It might be uncharitable to say it, but I’m actually glad the Galaxy S10 isn’t foldable. Despite so-called industry analysts suggesting otherwise, Samsung’s flexible stablemate, the Galaxy Fold, somewhat failed to deliver when reviewers got their hands on the device.
Samsung certainly isn’t squeezing the bendy trigger just yet with its flagship S-series phones, and I think that’s a good thing. Flexible screen technology has barely entered its formative years, after all, and as we’ve seen from other devices such as the Royole FlexPai, the outcome can be rather disappointing.
Even without this, the Galaxy S10 is still every bit as impressive as we could have hoped for. This phone doesn’t need to rely on bendy screen gimmicks to push its way out from under the crowd.
Samsung Galaxy S10 review: What you need to know
If you’re not already foaming at the mouth at the starting price, you might be interested to discover that the Galaxy S10 represents the next era of Samsung smartphones. This is the first Samsung phone with an in-screen fingerprint reader, the first with a triple camera arrangement and the first with an HDR 10+ screen.
The Galaxy S10 is a dramatic departure from the phone that came before it. Internally, Samsung’s own Exynos 9820 mobile chipset makes its very first appearance, promising vastly improved processing speeds and greater power efficiency. This is backed up by a healthy dose of RAM and internal storage space, which can be expanded.
Samsung Galaxy S10 review: Price and competition
The only problem is that you’re expected to pay quite a bit for the privilege. SIM-free, the Galaxy S10 will set you back an eye-watering £799 for the 128GB version. If you require more internal storage, the 512GB model costs a whopping £999.
That puts the Galaxy S10 in the crosshairs of some terrific premium-priced flagships. Apple’s iPhone XR is perhaps its biggest rival at this price – as long as you don’t mind using iOS, you can pick one up for roughly £750. Apple’s fancier iPhone Xs doesn’t offer quite as good value for money, as your £999 will only net you a phone with a pitiful 64GB of internal storage, which can’t be expanded.
The Huawei P30 is a solid Android alternative, complete with a 3x optical zoom camera and Huawei’s fastest-ever mobile chipset, and it costs £699. If you fancied saving even more cash, the Xiaomi Mi 9 offers a flagship-like experience for £300 less.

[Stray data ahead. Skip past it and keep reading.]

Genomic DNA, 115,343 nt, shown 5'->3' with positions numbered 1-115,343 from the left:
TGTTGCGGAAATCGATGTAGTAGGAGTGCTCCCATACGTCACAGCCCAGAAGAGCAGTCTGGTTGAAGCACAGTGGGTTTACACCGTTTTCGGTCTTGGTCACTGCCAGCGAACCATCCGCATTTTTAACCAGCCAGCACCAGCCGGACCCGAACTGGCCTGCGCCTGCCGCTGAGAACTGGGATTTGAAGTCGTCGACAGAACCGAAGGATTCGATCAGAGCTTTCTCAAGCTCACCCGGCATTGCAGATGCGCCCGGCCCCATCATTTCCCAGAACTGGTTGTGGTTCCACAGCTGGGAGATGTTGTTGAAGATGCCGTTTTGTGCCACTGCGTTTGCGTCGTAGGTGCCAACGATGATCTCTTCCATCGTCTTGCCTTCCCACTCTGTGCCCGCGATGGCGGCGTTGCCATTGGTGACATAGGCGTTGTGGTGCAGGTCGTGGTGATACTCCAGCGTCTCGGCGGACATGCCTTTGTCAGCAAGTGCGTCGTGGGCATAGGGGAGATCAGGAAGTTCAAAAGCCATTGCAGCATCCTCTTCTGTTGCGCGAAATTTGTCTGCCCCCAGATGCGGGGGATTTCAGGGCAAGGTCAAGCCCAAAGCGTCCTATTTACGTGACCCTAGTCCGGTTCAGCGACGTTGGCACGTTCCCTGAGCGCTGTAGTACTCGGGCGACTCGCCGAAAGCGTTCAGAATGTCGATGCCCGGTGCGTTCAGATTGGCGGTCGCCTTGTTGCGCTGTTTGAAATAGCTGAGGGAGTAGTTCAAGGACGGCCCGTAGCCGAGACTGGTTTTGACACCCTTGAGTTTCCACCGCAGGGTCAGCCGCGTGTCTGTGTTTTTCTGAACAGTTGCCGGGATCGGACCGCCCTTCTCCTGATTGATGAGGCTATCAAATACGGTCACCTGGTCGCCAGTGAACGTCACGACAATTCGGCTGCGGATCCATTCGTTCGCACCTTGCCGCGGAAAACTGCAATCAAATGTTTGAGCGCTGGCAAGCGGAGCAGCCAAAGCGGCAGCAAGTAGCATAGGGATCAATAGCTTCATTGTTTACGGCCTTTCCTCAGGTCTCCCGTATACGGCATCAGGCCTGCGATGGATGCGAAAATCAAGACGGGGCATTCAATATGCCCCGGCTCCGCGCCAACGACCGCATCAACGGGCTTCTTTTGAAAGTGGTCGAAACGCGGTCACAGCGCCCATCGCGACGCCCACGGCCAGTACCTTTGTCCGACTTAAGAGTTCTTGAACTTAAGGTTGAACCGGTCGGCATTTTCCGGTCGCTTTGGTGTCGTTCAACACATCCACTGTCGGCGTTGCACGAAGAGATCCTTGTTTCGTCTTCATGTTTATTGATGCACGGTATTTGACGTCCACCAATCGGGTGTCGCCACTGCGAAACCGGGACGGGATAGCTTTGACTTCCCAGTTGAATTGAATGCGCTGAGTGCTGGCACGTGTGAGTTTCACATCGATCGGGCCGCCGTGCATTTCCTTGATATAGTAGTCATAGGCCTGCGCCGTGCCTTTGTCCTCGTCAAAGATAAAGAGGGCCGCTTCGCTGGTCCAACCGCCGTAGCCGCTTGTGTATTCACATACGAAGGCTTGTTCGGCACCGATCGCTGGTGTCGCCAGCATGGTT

Samsung Galaxy S10 review: Design and key features
The Galaxy S10’s revamped design is perhaps its most noticeable change. You won’t struggle to tell this phone apart from its predecessor this time around: the Galaxy S10’s chassis is now surrounded by an iPhone Xs-like silver-tinted trim. It looks just as swish, in fact, and even the chin and forehead bezels have been completely removed.
In doing so, Samsung has sidestepped the notch trend, opting instead for a pinhole selfie camera, 10-megapixel in resolution, located in the top right of the screen. At first, I thought this might be quite distracting, but it actually blends in rather nicely and has necessitated an increase in the phone’s screen-to-body ratio, which is now up to a massive 93.1%.
There’s no surprise about the positioning of the phone’s various physical elements. The power button, volume rocker and USB Type-C charging port are all in the places you’d expect, while the dedicated Bixby button – yes, Samsung is still doing that – also returns to the phone’s left edge, although this can be disabled if you want.
Other things from previous-generation Samsung flagships remain in place, with dust and waterproofing to the IP68 standard, a Gorilla Glass-coated front and rear and, of course, a 3.5mm headphone jack.
The rear-mounted fingerprint reader is no more, as the Galaxy S10 is fitted with an in-display sensor for secure unlocking. Samsung says this sensor uses ultrasonic waves to detect fingerprint ridges more accurately and that it should work more effectively in rainy weather conditions. Although, given that even basic things like typing tend to go haywire with a bit of rain, you can’t expect miracles.
Samsung Galaxy S10 review: Display
This time around, the Galaxy S10 is fitted with a 6.1in Dynamic AMOLED, Quad HD+ display. This is a brand-new panel for Samsung, capable of reaching a retina-blinding peak brightness of 1,200 nits, with support for HDR 10+ content and 10-bit colour. Samsung has also reduced the phone’s blue light emission with the default display profiles, without having to enable the rather heavy-handed “eye comfort” display mode.
The Galaxy S10’s HDR 10+ support is perhaps its biggest new feature. In theory, this provides greater dynamic contrast and more inky-looking black levels. I say in theory, of course, because frankly there isn’t much HDR 10+ content available at the moment so this isn’t all that easy to test.
In our technical testing, we found this to be one of Samsung’s best-ever displays. The screen’s sRGB coverage in the “normal” display profile reached 99%, with a total volume of 104%. A superb average Delta E of 1.2 also points at a screen that’s as colour-accurate as they come, although I can’t promise the same sort of viewing experience with the phone’s slightly oversaturated “vivid” display mode.